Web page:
Change management: a manager’s guide to dealing with office gossip

Gossip at work
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Jasmine Gartner
Training consultant
Jasmine Gartner Consulting
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It seems to be human nature to tell ourselves stories to explain the things that happen in our lives, but what happens when those stories start to affect the way employees feel at work? Here are some practical tips for managers on handling office gossip. 

Imagine that there’s a restructure at your company, and that this is the information you have collected:

  • Over the past year or so, some line managers have encouraged their direct reports to get training
  • In that same period, some have said it’s not necessary
  • When the redundancy situation crops up, it turns out that one of the selection criteria is how much training you’ve had.

Given that information, what story would you, as an employee, put together?

This is a real-life example from a group of employees I trained recently. They told me this story:

“Well, it takes a while to plan for redundancy; they knew about it a while before they told us. So, they decided who they wanted to get rid of, and told the managers who to encourage to get training, so when the selection criteria for redundancy were announced, they had already targeted the people they wanted to get rid of.”

The thing about these stories is that they are credible – perhaps not probable, but definitely believable.

Very simply, where there is a vacuum of information, people will fill it with their own stories. This storytelling sometimes takes the shape of gossip and rumours; they might be reflecting people’s fears and concerns. It’s a natural reaction to a lack of information.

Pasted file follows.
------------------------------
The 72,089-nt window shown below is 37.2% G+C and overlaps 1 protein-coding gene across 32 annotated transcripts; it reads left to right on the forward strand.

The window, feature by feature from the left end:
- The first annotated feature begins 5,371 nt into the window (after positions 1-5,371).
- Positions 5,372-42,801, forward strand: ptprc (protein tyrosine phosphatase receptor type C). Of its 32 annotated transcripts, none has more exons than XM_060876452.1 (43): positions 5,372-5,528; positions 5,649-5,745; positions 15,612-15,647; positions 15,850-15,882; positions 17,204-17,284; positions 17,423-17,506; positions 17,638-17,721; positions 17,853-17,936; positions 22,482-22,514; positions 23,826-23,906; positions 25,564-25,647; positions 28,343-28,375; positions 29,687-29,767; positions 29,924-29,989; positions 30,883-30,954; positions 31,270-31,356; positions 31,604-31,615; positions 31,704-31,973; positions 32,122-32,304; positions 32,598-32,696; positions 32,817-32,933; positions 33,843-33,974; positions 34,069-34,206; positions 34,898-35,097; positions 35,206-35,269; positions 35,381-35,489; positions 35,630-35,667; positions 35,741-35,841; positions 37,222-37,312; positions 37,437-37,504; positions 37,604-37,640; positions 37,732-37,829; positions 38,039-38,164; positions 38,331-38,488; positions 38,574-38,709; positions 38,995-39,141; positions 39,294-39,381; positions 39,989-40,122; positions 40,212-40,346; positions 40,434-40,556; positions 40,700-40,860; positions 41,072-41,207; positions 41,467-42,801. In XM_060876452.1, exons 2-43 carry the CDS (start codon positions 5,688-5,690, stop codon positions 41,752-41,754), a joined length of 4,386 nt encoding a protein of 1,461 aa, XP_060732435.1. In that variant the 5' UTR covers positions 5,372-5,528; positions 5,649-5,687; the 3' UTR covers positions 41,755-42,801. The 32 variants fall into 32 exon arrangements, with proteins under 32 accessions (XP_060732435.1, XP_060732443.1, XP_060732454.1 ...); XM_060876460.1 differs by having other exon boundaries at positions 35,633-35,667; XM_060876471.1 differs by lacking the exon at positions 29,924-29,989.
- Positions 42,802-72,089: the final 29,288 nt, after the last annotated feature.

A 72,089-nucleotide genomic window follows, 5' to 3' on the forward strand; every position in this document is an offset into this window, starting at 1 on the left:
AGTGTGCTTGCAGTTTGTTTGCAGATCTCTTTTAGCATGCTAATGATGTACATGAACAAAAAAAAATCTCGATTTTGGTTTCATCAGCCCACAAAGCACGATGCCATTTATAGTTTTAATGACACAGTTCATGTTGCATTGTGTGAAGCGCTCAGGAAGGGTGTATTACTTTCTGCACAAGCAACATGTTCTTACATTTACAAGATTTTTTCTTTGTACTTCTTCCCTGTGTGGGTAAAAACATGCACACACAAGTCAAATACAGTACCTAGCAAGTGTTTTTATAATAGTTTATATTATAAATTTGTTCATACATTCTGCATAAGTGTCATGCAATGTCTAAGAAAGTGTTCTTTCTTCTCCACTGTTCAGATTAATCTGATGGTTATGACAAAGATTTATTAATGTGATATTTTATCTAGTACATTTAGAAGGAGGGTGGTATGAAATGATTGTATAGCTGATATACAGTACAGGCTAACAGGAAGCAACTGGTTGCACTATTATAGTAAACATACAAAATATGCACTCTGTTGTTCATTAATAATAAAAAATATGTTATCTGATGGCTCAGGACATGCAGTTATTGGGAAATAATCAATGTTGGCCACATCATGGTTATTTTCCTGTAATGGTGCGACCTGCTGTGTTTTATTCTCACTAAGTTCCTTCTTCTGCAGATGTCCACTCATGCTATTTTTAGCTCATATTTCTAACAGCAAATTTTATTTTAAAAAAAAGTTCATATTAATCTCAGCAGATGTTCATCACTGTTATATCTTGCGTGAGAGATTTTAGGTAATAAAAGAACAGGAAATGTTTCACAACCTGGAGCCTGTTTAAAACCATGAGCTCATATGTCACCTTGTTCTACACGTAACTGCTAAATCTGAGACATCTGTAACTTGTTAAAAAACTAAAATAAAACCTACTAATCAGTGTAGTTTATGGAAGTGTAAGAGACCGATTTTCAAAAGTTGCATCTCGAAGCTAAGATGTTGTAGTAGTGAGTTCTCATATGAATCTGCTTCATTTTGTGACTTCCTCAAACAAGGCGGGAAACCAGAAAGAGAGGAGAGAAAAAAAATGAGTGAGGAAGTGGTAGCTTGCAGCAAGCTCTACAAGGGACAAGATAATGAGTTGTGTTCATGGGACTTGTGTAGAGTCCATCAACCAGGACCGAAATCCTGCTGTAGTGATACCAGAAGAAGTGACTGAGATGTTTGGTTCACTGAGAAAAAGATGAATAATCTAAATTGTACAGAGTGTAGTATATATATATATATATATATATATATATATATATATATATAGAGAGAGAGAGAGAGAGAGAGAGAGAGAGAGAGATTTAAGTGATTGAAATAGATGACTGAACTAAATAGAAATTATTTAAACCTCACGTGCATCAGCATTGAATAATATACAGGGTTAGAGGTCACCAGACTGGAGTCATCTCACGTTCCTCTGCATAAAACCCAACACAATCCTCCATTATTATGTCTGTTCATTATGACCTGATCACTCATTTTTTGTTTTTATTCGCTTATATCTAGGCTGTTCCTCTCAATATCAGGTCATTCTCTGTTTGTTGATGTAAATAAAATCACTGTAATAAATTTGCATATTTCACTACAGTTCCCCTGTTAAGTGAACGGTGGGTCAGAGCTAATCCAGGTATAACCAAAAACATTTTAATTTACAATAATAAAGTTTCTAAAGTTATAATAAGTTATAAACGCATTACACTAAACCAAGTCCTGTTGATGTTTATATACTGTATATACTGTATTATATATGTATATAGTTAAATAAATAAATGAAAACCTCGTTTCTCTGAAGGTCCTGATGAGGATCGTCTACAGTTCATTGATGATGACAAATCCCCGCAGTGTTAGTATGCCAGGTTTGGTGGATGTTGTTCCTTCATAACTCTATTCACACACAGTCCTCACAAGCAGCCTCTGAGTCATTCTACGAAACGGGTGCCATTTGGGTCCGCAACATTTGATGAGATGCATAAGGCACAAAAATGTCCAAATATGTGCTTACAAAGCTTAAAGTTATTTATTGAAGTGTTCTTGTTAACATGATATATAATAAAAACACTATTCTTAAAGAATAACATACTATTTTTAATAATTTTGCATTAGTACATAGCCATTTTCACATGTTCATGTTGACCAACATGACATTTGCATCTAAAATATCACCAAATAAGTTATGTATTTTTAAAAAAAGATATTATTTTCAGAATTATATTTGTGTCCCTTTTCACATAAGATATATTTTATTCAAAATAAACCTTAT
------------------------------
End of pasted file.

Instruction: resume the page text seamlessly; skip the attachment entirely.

Listening to gossip

The good thing about these stories for managers is that they clearly signpost the fact that information is missing or highlight a deeper underlying problem. Additionally, one of the most important things managers can do is to listen to their employees.

I actually ask people to listen to and collect rumours and gossip, fears and concerns, and I ask them to then identify in detail what the individual issues are.

So, for example, one concern that is definitely not strategic but that comes up very often as an issue for staff is the lack of parking.

When this does come up, I ask employees to identify as closely as they can the number of people who find the lack of parking upsetting and then to analyse why.

Very simply, where there is a vacuum of information, people will fill it with their own stories.

Over and over, it turns out that it is parents – and especially single parents – who are impacted by the lack of parking, for the very simple reason that they cannot turn up early to get that space like other people can, because they have to take care of dropping off their kids.

This very quickly can be seen as unfair at best, discriminatory at worst.

Digging deeper

Once we’ve gotten to this point, it becomes easier to identify the strategic questions that staff can ask of management: what is their policy on discrimination? Have they considered flex-time as an option, and if so, what might that look like?

Not only are these strategic questions – they relate to how well the business is being run, but they are questions that everyone will want to know the answers to.

One of the most important things managers can do is to listen to their employees.

So, the thing to do is not to ignore or push back when people come to their managers with fears and concerns, rumours and gossip, but to ask them to dig deeper. It’s in digging deeper that the strategic considerations can be identified.

Here are the steps:

  1. Write down all the rumours, gossip, fears and concerns
  2. Identify which employees feel they are negatively impacted
  3. Analyse why they might be impacted